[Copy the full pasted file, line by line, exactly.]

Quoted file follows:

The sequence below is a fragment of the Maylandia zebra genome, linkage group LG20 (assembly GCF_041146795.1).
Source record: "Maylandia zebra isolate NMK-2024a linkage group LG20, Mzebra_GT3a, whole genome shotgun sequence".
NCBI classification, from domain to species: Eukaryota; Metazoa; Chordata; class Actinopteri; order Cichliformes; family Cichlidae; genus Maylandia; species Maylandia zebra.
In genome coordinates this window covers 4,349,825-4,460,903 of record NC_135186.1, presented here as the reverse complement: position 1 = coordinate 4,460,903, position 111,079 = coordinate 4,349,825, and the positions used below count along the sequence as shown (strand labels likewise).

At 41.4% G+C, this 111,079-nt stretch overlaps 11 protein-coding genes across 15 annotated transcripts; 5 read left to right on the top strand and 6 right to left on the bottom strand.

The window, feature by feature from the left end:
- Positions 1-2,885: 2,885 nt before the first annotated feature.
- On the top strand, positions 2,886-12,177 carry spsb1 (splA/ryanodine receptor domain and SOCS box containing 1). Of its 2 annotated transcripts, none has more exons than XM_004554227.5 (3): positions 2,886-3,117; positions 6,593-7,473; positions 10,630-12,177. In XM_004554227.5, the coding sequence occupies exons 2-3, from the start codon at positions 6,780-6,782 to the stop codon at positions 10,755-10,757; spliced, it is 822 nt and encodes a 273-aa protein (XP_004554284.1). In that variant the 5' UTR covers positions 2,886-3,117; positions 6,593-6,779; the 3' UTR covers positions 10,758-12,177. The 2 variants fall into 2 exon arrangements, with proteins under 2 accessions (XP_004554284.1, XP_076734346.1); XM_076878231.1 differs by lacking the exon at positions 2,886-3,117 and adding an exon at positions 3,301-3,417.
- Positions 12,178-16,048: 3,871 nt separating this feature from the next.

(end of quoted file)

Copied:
The sequence below is a fragment of the Maylandia zebra genome, linkage group LG20 (assembly GCF_041146795.1).
Source record: "Maylandia zebra isolate NMK-2024a linkage group LG20, Mzebra_GT3a, whole genome shotgun sequence".
NCBI classification, from domain to species: Eukaryota; Metazoa; Chordata; class Actinopteri; order Cichliformes; family Cichlidae; genus Maylandia; species Maylandia zebra.
In genome coordinates this window covers 4,349,825-4,460,903 of record NC_135186.1, presented here as the reverse complement: position 1 = coordinate 4,460,903, position 111,079 = coordinate 4,349,825, and the positions used below count along the sequence as shown (strand labels likewise).

At 41.4% G+C, this 111,079-nt stretch overlaps 11 protein-coding genes across 15 annotated transcripts; 5 read left to right on the top strand and 6 right to left on the bottom strand.

The window, feature by feature from the left end:
- Positions 1-2,885: 2,885 nt before the first annotated feature.
- On the top strand, positions 2,886-12,177 carry spsb1 (splA/ryanodine receptor domain and SOCS box containing 1). Of its 2 annotated transcripts, none has more exons than XM_004554227.5 (3): positions 2,886-3,117; positions 6,593-7,473; positions 10,630-12,177. In XM_004554227.5, the coding sequence occupies exons 2-3, from the start codon at positions 6,780-6,782 to the stop codon at positions 10,755-10,757; spliced, it is 822 nt and encodes a 273-aa protein (XP_004554284.1). In that variant the 5' UTR covers positions 2,886-3,117; positions 6,593-6,779; the 3' UTR covers positions 10,758-12,177. The 2 variants fall into 2 exon arrangements, with proteins under 2 accessions (XP_004554284.1, XP_076734346.1); XM_076878231.1 differs by lacking the exon at positions 2,886-3,117 and adding an exon at positions 3,301-3,417.
- Positions 12,178-16,048: 3,871 nt separating this feature from the next.